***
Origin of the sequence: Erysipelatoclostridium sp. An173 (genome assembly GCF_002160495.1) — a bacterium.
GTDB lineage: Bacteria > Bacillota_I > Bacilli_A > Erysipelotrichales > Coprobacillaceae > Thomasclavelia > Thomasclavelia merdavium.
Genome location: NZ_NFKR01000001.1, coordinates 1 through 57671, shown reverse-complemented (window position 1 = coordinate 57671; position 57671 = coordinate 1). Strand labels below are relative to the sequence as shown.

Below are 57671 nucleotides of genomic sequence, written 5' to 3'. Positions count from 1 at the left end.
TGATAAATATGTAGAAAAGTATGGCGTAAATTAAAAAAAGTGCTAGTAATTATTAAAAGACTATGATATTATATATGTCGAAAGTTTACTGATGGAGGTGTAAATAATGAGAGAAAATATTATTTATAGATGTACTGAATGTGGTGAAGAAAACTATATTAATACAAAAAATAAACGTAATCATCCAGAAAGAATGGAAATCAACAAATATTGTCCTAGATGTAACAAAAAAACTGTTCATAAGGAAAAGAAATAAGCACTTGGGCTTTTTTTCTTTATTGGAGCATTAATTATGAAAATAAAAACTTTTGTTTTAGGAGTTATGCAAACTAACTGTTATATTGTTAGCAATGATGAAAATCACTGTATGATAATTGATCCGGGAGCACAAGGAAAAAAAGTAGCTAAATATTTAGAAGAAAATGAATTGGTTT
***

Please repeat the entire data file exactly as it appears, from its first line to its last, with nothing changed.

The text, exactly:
Origin of the sequence: Erysipelatoclostridium sp. An173 (genome assembly GCF_002160495.1) — a bacterium.
GTDB lineage: Bacteria > Bacillota_I > Bacilli_A > Erysipelotrichales > Coprobacillaceae > Thomasclavelia > Thomasclavelia merdavium.
Genome location: NZ_NFKR01000001.1, coordinates 1 through 57671, shown reverse-complemented (window position 1 = coordinate 57671; position 57671 = coordinate 1). Strand labels below are relative to the sequence as shown.

Below are 57671 nucleotides of genomic sequence, written 5' to 3'. Positions count from 1 at the left end.
TGATAAATATGTAGAAAAGTATGGCGTAAATTAAAAAAAGTGCTAGTAATTATTAAAAGACTATGATATTATATATGTCGAAAGTTTACTGATGGAGGTGTAAATAATGAGAGAAAATATTATTTATAGATGTACTGAATGTGGTGAAGAAAACTATATTAATACAAAAAATAAACGTAATCATCCAGAAAGAATGGAAATCAACAAATATTGTCCTAGATGTAACAAAAAAACTGTTCATAAGGAAAAGAAATAAGCACTTGGGCTTTTTTTCTTTATTGGAGCATTAATTATGAAAATAAAAACTTTTGTTTTAGGAGTTATGCAAACTAACTGTTATATTGTTAGCAATGATGAAAATCACTGTATGATAATTGATCCGGGAGCACAAGGAAAAAAAGTAGCTAAATATTTAGAAGAAAATGAATTGGTTT